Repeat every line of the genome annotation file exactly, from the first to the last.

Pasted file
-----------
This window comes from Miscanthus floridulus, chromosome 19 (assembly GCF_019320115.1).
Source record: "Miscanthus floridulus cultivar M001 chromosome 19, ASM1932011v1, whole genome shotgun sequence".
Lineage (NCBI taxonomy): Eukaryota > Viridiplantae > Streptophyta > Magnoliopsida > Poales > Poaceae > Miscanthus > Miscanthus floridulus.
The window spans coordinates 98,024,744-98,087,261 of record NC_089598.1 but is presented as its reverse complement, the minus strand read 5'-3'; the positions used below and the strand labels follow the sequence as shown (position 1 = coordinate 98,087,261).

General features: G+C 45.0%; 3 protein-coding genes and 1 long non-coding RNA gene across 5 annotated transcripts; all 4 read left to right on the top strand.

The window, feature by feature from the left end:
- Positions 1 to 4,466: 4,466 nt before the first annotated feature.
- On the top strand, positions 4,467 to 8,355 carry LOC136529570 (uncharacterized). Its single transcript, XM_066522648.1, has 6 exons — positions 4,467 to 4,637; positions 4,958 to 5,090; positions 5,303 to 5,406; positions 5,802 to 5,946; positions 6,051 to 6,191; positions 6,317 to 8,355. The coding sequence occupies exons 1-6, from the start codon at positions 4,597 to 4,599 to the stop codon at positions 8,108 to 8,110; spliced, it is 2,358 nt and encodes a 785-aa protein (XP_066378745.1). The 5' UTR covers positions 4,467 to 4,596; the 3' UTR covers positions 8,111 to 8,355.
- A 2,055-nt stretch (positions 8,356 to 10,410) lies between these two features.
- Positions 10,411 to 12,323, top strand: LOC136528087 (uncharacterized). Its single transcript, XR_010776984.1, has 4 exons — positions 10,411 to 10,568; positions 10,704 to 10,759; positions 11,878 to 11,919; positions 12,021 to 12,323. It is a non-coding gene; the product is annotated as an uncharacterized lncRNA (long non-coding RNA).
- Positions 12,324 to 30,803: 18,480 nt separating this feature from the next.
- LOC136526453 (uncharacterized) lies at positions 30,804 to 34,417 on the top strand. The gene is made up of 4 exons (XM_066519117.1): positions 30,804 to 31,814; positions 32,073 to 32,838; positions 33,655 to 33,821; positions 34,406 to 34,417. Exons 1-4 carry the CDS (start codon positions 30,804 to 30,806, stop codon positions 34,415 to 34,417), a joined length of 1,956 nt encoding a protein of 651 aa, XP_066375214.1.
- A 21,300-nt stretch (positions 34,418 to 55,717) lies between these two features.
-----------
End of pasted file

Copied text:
This window comes from Miscanthus floridulus, chromosome 19 (assembly GCF_019320115.1).
Source record: "Miscanthus floridulus cultivar M001 chromosome 19, ASM1932011v1, whole genome shotgun sequence".
Lineage (NCBI taxonomy): Eukaryota > Viridiplantae > Streptophyta > Magnoliopsida > Poales > Poaceae > Miscanthus > Miscanthus floridulus.
The window spans coordinates 98,024,744-98,087,261 of record NC_089598.1 but is presented as its reverse complement, the minus strand read 5'-3'; the positions used below and the strand labels follow the sequence as shown (position 1 = coordinate 98,087,261).

General features: G+C 45.0%; 3 protein-coding genes and 1 long non-coding RNA gene across 5 annotated transcripts; all 4 read left to right on the top strand.

The window, feature by feature from the left end:
- Positions 1 to 4,466: 4,466 nt before the first annotated feature.
- On the top strand, positions 4,467 to 8,355 carry LOC136529570 (uncharacterized). Its single transcript, XM_066522648.1, has 6 exons — positions 4,467 to 4,637; positions 4,958 to 5,090; positions 5,303 to 5,406; positions 5,802 to 5,946; positions 6,051 to 6,191; positions 6,317 to 8,355. The coding sequence occupies exons 1-6, from the start codon at positions 4,597 to 4,599 to the stop codon at positions 8,108 to 8,110; spliced, it is 2,358 nt and encodes a 785-aa protein (XP_066378745.1). The 5' UTR covers positions 4,467 to 4,596; the 3' UTR covers positions 8,111 to 8,355.
- A 2,055-nt stretch (positions 8,356 to 10,410) lies between these two features.
- Positions 10,411 to 12,323, top strand: LOC136528087 (uncharacterized). Its single transcript, XR_010776984.1, has 4 exons — positions 10,411 to 10,568; positions 10,704 to 10,759; positions 11,878 to 11,919; positions 12,021 to 12,323. It is a non-coding gene; the product is annotated as an uncharacterized lncRNA (long non-coding RNA).
- Positions 12,324 to 30,803: 18,480 nt separating this feature from the next.
- LOC136526453 (uncharacterized) lies at positions 30,804 to 34,417 on the top strand. The gene is made up of 4 exons (XM_066519117.1): positions 30,804 to 31,814; positions 32,073 to 32,838; positions 33,655 to 33,821; positions 34,406 to 34,417. Exons 1-4 carry the CDS (start codon positions 30,804 to 30,806, stop codon positions 34,415 to 34,417), a joined length of 1,956 nt encoding a protein of 651 aa, XP_066375214.1.
- A 21,300-nt stretch (positions 34,418 to 55,717) lies between these two features.